Programme  OS5n Institutional and legal development  abstract 527

Institutional Structures in the Water and Sanitation Sector

Author(s): Perspectives for a new platform in Honduras
Author(s): Patricia Phumpiu, Jan Erik Gustafsson
KTH-Royal Institute of Technology Department of Land and Water Resources Engineering Sweden

Keyword(s): Institutions, Institutional Reform, Institutional Structure, Institutional Framework, Honduras,

Article: abs527_article.pdf
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Session: OS5n Institutional and legal development
The water and sanitation sector has been in the eye of the storm, when referring to institutional

reforms in Latin America (LA). Concepts and methodologies have been imported from western countries and these

have required adjustments in existing policies and regulatory frameworks in LA countries.

The paper focuses

on understanding the process for Water Institutional Reform in Honduras. It evaluates the effects of the Water

Institutional Reform by examining the impacts on institutions and the relationships among actors. The analysis is

carried out within the new institutionalism theory and water governance concept. Socio-political-cultural aspects are

analysed to identify landmarks in behaviour and events that may have led to choices that could prevail in the future.

The paper looks closely at the current water institutional design that may influence or set conditions on the

interrelationship between water resources availability, societal water demand, infrastructure development needs, and

socio-political and cultural aspects. It also takes into account that several geographical, natural factors and non-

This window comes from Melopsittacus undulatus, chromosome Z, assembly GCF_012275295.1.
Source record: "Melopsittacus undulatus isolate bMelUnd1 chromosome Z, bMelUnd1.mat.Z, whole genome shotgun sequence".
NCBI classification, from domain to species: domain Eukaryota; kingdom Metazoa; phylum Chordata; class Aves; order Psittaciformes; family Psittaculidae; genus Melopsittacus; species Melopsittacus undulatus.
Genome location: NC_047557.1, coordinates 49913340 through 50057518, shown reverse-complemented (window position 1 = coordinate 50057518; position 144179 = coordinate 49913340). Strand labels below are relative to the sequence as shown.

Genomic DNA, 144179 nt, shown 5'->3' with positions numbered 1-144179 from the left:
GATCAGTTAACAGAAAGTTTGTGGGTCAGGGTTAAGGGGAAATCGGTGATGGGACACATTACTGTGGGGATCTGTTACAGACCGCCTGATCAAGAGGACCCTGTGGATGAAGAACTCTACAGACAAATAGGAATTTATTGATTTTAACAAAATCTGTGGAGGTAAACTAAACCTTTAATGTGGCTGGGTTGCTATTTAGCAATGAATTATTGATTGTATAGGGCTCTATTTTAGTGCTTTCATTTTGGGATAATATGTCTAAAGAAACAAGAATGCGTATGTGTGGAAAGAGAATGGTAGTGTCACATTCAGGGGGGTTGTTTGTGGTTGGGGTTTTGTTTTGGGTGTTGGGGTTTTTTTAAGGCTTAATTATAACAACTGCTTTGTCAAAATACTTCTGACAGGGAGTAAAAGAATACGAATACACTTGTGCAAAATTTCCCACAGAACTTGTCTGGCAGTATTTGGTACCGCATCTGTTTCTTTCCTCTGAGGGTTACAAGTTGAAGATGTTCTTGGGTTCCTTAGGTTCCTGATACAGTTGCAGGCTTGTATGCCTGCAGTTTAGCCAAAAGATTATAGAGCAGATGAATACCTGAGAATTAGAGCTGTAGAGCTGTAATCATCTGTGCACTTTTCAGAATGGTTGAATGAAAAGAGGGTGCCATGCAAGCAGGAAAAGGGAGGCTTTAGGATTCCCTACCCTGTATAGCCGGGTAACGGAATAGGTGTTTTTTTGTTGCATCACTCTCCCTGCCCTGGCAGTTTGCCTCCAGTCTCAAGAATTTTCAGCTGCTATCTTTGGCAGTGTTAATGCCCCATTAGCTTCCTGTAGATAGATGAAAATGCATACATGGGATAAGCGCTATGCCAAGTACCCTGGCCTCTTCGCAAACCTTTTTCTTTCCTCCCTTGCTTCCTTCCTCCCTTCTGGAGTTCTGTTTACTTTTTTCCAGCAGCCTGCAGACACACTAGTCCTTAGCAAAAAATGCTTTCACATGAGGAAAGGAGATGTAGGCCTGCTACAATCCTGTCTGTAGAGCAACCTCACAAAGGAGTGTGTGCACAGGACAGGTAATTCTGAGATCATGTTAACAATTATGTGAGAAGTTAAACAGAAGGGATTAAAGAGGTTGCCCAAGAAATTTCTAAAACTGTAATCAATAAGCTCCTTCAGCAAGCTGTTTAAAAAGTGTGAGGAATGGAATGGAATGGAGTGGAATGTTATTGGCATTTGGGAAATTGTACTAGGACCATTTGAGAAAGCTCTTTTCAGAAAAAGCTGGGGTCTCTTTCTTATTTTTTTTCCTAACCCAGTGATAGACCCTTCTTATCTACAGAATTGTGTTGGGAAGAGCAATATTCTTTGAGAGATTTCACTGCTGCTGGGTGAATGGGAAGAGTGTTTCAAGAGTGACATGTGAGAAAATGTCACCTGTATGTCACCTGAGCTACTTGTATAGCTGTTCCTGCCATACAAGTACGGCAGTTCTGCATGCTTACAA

expected events had affected institutional trends. The value added to this paper is impact analysis of the water

institutional reform currently on the way.
The research questions respond to: Are the new

institutions in the water and sanitation sector delivering an improved platform in practice? What is the degree of

dependence to the old institutional structure?

The paper examines the role of old and new water institutions

within the new institutional arrangement, followed by the analysis of three issues: i) the state of the art of regulation

inside the national government, ii) the participation of actors and their responses to changes, and iii) the usage of the

institutional design to set and prioritize the policies within their management and investment plans.

This study argues that within the Water Institutional Reform, the establishment of the institutional

structure is progressing according to political willingness and local pressures. In the implementation, old and new

water institutions depend greatly on the role of executives and regulator. At the local level, communities are recurring

to the ‘every day problem-solving’ strategies, which are difficult to monitor from the high national or even local

governmental level. The lack of funding restricts the role of the government as a state controller into medium-small

localities in Honduras, transforming the communities into their own controller and provider by self-managing their

drinking water resources. Thus, institutional arrangements are the opportunity for envisioning problems and projects

at a medium or long term period.

Water Institutional Reform in Honduras offers relative improvement and has

the opportunity to improve implementation failures by taking into account the technical and community network

resources that are already in place country wise. By taking advantage of the already established spaces for

negotiation and political bargaining, intervention and participation are legalized mechanisms towards water

development. Most of the interventions at the local level are efficient; however their illegal condition undermines

future developments.

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